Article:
Again I come to the realization that nothing here make sense.

        • Elizabeth
          06/08/2010 at 12:36 AM

          I have said this before, so forgive me. Why would Michael, who has a key, be looking for drugs, or anything, in the guest bedroom at night? Why didn’t he look earlier in the day when everyone was at work? If you’re Jonesing for a fix you plan this stuff.

          • KKinCA
            06/08/2010 at 2:22 AM

            Addicts are not very good planners. He may have used up all he had in his possession, had no money and knew where he could find the stuff (at no cost). When you’re jonesing for a fix you do whatever you can to get it.

  14. Just Wondering
    06/07/2010 at 5:15 PM

    Can the prosecution compel Michael Price to testify (by subpoena)? Why wouldn’t they try, even if the defendants would object on relevance grounds or otherwise?

    • Carolina
      06/07/2010 at 5:25 PM

      OF course they can. He’s not been charged.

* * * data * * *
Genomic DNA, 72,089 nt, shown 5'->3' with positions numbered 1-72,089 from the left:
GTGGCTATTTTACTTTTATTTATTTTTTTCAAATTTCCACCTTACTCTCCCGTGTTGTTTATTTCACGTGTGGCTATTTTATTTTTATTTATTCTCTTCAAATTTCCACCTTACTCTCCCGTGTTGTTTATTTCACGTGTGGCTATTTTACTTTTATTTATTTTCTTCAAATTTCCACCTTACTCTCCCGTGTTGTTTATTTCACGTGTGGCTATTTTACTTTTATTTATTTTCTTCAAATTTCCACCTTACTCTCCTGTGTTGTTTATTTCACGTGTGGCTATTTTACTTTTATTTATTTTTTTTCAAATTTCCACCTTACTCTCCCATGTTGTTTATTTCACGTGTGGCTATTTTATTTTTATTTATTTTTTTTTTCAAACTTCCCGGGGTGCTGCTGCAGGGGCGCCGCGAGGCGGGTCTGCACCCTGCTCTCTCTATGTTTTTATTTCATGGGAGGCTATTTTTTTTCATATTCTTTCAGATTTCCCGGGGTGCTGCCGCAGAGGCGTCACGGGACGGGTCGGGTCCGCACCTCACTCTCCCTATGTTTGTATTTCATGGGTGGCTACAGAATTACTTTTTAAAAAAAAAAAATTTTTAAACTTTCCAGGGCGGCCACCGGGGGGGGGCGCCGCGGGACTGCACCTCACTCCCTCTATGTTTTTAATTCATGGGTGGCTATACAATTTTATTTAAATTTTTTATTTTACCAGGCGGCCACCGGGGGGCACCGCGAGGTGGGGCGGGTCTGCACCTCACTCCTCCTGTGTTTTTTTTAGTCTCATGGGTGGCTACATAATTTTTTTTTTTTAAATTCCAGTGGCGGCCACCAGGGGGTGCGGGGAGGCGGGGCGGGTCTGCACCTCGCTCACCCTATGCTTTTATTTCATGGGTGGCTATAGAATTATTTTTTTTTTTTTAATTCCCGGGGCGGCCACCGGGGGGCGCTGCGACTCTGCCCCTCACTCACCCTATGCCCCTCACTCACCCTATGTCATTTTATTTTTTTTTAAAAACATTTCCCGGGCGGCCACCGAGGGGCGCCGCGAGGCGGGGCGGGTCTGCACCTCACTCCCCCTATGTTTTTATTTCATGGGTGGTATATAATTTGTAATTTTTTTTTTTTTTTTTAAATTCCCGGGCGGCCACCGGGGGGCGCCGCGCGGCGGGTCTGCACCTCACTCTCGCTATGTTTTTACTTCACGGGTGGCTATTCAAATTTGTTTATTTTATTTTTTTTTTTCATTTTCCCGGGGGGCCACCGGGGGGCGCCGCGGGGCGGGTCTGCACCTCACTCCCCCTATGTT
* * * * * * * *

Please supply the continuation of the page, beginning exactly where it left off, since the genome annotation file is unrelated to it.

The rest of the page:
• NYer
        06/07/2010 at 5:31 PM

        But that begs the question. They can try to make him testify but MP would likely invoke his 5th Amendment rights if they call him to the stand, correct?

        • Carolina
          06/07/2010 at 9:58 PM

          It would be delicious if he chose to do so. It can’t be held against him, but it surely can’t make him look good.

          • NYer
            06/08/2010 at 10:12 AM

            yes- it reminds me of something I saw on TV (I can’t remember what it was) where this politician is called to the witness stand, and, in answer to about a dozen questions that the lawyer poses to him, the politician pleads the Fifth each time…

            • New Alias
              06/08/2010 at 6:28 PM

              I believe you’re thinking of Absence of Malice, starring Paul Newman and Sally Field.

  15. Lyn
    06/07/2010 at 5:30 PM

    Under this scenario, is Wone awakened or not?

    If he is awakened, I’d imagine that Wone could overpower M. Price in a struggle prior to M. Price being able to suffocate Wone. I’d also imagine there would be some scratches/marks on Wone’s body from the struggle and that there wouldn’t be needle puncture marks.

    If he isn’t awakened, do you really think it is likely that Wone would have gone to sleep with the blanket and sheet positioned in the manner they were found (turn down at a 45 degree angle with Wone on top)? And wouldn’t Wone have reacted/struggled the moment his breathing was cut-off by a pillow, thus causing a struggle and disturbing the bed?